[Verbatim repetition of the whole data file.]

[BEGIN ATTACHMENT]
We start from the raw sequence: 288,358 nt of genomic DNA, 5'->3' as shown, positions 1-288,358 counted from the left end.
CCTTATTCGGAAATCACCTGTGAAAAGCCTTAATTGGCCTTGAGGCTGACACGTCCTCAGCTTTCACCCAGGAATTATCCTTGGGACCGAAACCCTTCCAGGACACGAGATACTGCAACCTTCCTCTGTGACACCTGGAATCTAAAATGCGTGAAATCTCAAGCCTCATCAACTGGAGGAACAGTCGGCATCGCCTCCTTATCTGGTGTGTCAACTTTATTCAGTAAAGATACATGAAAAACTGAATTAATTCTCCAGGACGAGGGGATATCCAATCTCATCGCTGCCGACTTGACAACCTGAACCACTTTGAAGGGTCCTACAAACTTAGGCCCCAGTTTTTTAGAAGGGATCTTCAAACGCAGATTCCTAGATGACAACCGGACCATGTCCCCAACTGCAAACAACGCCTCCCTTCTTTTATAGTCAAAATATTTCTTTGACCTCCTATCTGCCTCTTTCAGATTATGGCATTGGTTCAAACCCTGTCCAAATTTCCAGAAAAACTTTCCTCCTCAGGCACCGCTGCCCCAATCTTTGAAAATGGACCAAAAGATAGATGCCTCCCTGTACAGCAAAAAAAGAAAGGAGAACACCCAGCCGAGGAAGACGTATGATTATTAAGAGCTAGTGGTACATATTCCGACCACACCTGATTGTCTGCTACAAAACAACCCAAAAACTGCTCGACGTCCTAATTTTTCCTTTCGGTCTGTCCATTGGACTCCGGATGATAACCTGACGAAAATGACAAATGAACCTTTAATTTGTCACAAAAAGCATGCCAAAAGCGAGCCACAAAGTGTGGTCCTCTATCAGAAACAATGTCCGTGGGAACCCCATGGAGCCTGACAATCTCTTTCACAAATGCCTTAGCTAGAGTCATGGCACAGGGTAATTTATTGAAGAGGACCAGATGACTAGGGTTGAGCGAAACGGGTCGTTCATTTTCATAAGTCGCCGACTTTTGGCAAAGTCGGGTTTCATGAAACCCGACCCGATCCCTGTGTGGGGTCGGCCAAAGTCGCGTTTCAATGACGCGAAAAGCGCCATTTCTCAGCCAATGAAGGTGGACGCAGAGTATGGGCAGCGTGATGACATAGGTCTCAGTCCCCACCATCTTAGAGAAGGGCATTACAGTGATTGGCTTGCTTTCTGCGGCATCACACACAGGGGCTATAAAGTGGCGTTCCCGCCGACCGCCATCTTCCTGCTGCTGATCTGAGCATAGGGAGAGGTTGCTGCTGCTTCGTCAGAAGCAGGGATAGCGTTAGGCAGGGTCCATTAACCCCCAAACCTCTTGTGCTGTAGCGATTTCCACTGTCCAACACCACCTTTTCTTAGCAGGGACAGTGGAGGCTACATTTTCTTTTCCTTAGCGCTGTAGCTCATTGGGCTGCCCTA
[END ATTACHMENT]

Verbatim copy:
We start from the raw sequence: 288,358 nt of genomic DNA, 5'->3' as shown, positions 1-288,358 counted from the left end.
CCTTATTCGGAAATCACCTGTGAAAAGCCTTAATTGGCCTTGAGGCTGACACGTCCTCAGCTTTCACCCAGGAATTATCCTTGGGACCGAAACCCTTCCAGGACACGAGATACTGCAACCTTCCTCTGTGACACCTGGAATCTAAAATGCGTGAAATCTCAAGCCTCATCAACTGGAGGAACAGTCGGCATCGCCTCCTTATCTGGTGTGTCAACTTTATTCAGTAAAGATACATGAAAAACTGAATTAATTCTCCAGGACGAGGGGATATCCAATCTCATCGCTGCCGACTTGACAACCTGAACCACTTTGAAGGGTCCTACAAACTTAGGCCCCAGTTTTTTAGAAGGGATCTTCAAACGCAGATTCCTAGATGACAACCGGACCATGTCCCCAACTGCAAACAACGCCTCCCTTCTTTTATAGTCAAAATATTTCTTTGACCTCCTATCTGCCTCTTTCAGATTATGGCATTGGTTCAAACCCTGTCCAAATTTCCAGAAAAACTTTCCTCCTCAGGCACCGCTGCCCCAATCTTTGAAAATGGACCAAAAGATAGATGCCTCCCTGTACAGCAAAAAAAGAAAGGAGAACACCCAGCCGAGGAAGACGTATGATTATTAAGAGCTAGTGGTACATATTCCGACCACACCTGATTGTCTGCTACAAAACAACCCAAAAACTGCTCGACGTCCTAATTTTTCCTTTCGGTCTGTCCATTGGACTCCGGATGATAACCTGACGAAAATGACAAATGAACCTTTAATTTGTCACAAAAAGCATGCCAAAAGCGAGCCACAAAGTGTGGTCCTCTATCAGAAACAATGTCCGTGGGAACCCCATGGAGCCTGACAATCTCTTTCACAAATGCCTTAGCTAGAGTCATGGCACAGGGTAATTTATTGAAGAGGACCAGATGACTAGGGTTGAGCGAAACGGGTCGTTCATTTTCATAAGTCGCCGACTTTTGGCAAAGTCGGGTTTCATGAAACCCGACCCGATCCCTGTGTGGGGTCGGCCAAAGTCGCGTTTCAATGACGCGAAAAGCGCCATTTCTCAGCCAATGAAGGTGGACGCAGAGTATGGGCAGCGTGATGACATAGGTCTCAGTCCCCACCATCTTAGAGAAGGGCATTACAGTGATTGGCTTGCTTTCTGCGGCATCACACACAGGGGCTATAAAGTGGCGTTCCCGCCGACCGCCATCTTCCTGCTGCTGATCTGAGCATAGGGAGAGGTTGCTGCTGCTTCGTCAGAAGCAGGGATAGCGTTAGGCAGGGTCCATTAACCCCCAAACCTCTTGTGCTGTAGCGATTTCCACTGTCCAACACCACCTTTTCTTAGCAGGGACAGTGGAGGCTACATTTTCTTTTCCTTAGCGCTGTAGCTCATTGGGCTGCCCTA